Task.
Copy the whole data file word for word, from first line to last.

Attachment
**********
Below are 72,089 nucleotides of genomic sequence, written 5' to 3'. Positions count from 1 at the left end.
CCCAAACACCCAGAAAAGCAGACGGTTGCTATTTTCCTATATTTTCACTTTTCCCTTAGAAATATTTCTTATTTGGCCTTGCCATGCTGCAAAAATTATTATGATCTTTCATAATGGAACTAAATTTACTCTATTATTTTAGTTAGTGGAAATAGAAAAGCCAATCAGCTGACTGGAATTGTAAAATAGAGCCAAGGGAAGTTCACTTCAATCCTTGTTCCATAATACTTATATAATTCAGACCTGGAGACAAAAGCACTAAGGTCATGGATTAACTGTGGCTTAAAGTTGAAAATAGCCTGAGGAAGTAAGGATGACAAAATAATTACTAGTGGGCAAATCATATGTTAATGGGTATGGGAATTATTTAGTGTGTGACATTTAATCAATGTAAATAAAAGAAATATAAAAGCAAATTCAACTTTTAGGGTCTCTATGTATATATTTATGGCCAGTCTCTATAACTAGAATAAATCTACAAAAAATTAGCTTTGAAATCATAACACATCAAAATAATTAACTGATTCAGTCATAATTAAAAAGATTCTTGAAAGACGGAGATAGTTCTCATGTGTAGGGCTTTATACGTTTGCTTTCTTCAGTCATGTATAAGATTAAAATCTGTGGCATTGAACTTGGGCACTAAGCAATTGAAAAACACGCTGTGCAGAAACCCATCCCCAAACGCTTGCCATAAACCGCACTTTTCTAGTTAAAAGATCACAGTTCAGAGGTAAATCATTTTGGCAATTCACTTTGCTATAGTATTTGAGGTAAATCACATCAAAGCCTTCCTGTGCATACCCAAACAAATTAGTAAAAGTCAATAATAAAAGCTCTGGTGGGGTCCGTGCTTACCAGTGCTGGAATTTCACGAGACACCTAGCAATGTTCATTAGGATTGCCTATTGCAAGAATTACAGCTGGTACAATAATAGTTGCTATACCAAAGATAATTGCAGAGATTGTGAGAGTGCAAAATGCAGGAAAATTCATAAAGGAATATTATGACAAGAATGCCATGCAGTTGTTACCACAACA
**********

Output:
Below are 72,089 nucleotides of genomic sequence, written 5' to 3'. Positions count from 1 at the left end.
CCCAAACACCCAGAAAAGCAGACGGTTGCTATTTTCCTATATTTTCACTTTTCCCTTAGAAATATTTCTTATTTGGCCTTGCCATGCTGCAAAAATTATTATGATCTTTCATAATGGAACTAAATTTACTCTATTATTTTAGTTAGTGGAAATAGAAAAGCCAATCAGCTGACTGGAATTGTAAAATAGAGCCAAGGGAAGTTCACTTCAATCCTTGTTCCATAATACTTATATAATTCAGACCTGGAGACAAAAGCACTAAGGTCATGGATTAACTGTGGCTTAAAGTTGAAAATAGCCTGAGGAAGTAAGGATGACAAAATAATTACTAGTGGGCAAATCATATGTTAATGGGTATGGGAATTATTTAGTGTGTGACATTTAATCAATGTAAATAAAAGAAATATAAAAGCAAATTCAACTTTTAGGGTCTCTATGTATATATTTATGGCCAGTCTCTATAACTAGAATAAATCTACAAAAAATTAGCTTTGAAATCATAACACATCAAAATAATTAACTGATTCAGTCATAATTAAAAAGATTCTTGAAAGACGGAGATAGTTCTCATGTGTAGGGCTTTATACGTTTGCTTTCTTCAGTCATGTATAAGATTAAAATCTGTGGCATTGAACTTGGGCACTAAGCAATTGAAAAACACGCTGTGCAGAAACCCATCCCCAAACGCTTGCCATAAACCGCACTTTTCTAGTTAAAAGATCACAGTTCAGAGGTAAATCATTTTGGCAATTCACTTTGCTATAGTATTTGAGGTAAATCACATCAAAGCCTTCCTGTGCATACCCAAACAAATTAGTAAAAGTCAATAATAAAAGCTCTGGTGGGGTCCGTGCTTACCAGTGCTGGAATTTCACGAGACACCTAGCAATGTTCATTAGGATTGCCTATTGCAAGAATTACAGCTGGTACAATAATAGTTGCTATACCAAAGATAATTGCAGAGATTGTGAGAGTGCAAAATGCAGGAAAATTCATAAAGGAATATTATGACAAGAATGCCATGCAGTTGTTACCACAACA